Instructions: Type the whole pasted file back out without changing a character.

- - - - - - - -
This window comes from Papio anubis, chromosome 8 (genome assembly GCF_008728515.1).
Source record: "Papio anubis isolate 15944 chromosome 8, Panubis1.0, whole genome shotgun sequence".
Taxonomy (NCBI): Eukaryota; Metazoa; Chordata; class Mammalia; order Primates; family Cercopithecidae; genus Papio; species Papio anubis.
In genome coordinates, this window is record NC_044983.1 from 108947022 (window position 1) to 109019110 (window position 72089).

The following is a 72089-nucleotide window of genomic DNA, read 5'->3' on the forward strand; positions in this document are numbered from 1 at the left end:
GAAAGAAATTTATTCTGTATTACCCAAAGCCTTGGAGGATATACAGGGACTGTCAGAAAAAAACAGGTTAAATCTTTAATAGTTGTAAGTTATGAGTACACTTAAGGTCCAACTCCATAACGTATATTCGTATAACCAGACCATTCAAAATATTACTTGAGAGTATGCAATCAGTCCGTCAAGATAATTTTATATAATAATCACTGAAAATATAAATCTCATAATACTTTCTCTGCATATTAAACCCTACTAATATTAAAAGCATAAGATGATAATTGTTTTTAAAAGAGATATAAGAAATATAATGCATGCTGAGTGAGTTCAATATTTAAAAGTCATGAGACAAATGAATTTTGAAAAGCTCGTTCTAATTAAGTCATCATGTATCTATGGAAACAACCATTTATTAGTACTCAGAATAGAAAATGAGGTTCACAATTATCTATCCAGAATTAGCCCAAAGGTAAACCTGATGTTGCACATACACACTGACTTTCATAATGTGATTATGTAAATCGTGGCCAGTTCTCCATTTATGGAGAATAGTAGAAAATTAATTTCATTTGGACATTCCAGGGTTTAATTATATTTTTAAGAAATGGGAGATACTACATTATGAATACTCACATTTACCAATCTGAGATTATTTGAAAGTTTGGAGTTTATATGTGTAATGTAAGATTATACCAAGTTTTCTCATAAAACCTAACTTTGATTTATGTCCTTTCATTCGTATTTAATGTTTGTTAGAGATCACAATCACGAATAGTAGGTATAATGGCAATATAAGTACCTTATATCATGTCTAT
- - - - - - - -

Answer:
This window comes from Papio anubis, chromosome 8 (genome assembly GCF_008728515.1).
Source record: "Papio anubis isolate 15944 chromosome 8, Panubis1.0, whole genome shotgun sequence".
Taxonomy (NCBI): Eukaryota; Metazoa; Chordata; class Mammalia; order Primates; family Cercopithecidae; genus Papio; species Papio anubis.
In genome coordinates, this window is record NC_044983.1 from 108947022 (window position 1) to 109019110 (window position 72089).

The following is a 72089-nucleotide window of genomic DNA, read 5'->3' on the forward strand; positions in this document are numbered from 1 at the left end:
GAAAGAAATTTATTCTGTATTACCCAAAGCCTTGGAGGATATACAGGGACTGTCAGAAAAAAACAGGTTAAATCTTTAATAGTTGTAAGTTATGAGTACACTTAAGGTCCAACTCCATAACGTATATTCGTATAACCAGACCATTCAAAATATTACTTGAGAGTATGCAATCAGTCCGTCAAGATAATTTTATATAATAATCACTGAAAATATAAATCTCATAATACTTTCTCTGCATATTAAACCCTACTAATATTAAAAGCATAAGATGATAATTGTTTTTAAAAGAGATATAAGAAATATAATGCATGCTGAGTGAGTTCAATATTTAAAAGTCATGAGACAAATGAATTTTGAAAAGCTCGTTCTAATTAAGTCATCATGTATCTATGGAAACAACCATTTATTAGTACTCAGAATAGAAAATGAGGTTCACAATTATCTATCCAGAATTAGCCCAAAGGTAAACCTGATGTTGCACATACACACTGACTTTCATAATGTGATTATGTAAATCGTGGCCAGTTCTCCATTTATGGAGAATAGTAGAAAATTAATTTCATTTGGACATTCCAGGGTTTAATTATATTTTTAAGAAATGGGAGATACTACATTATGAATACTCACATTTACCAATCTGAGATTATTTGAAAGTTTGGAGTTTATATGTGTAATGTAAGATTATACCAAGTTTTCTCATAAAACCTAACTTTGATTTATGTCCTTTCATTCGTATTTAATGTTTGTTAGAGATCACAATCACGAATAGTAGGTATAATGGCAATATAAGTACCTTATATCATGTCTAT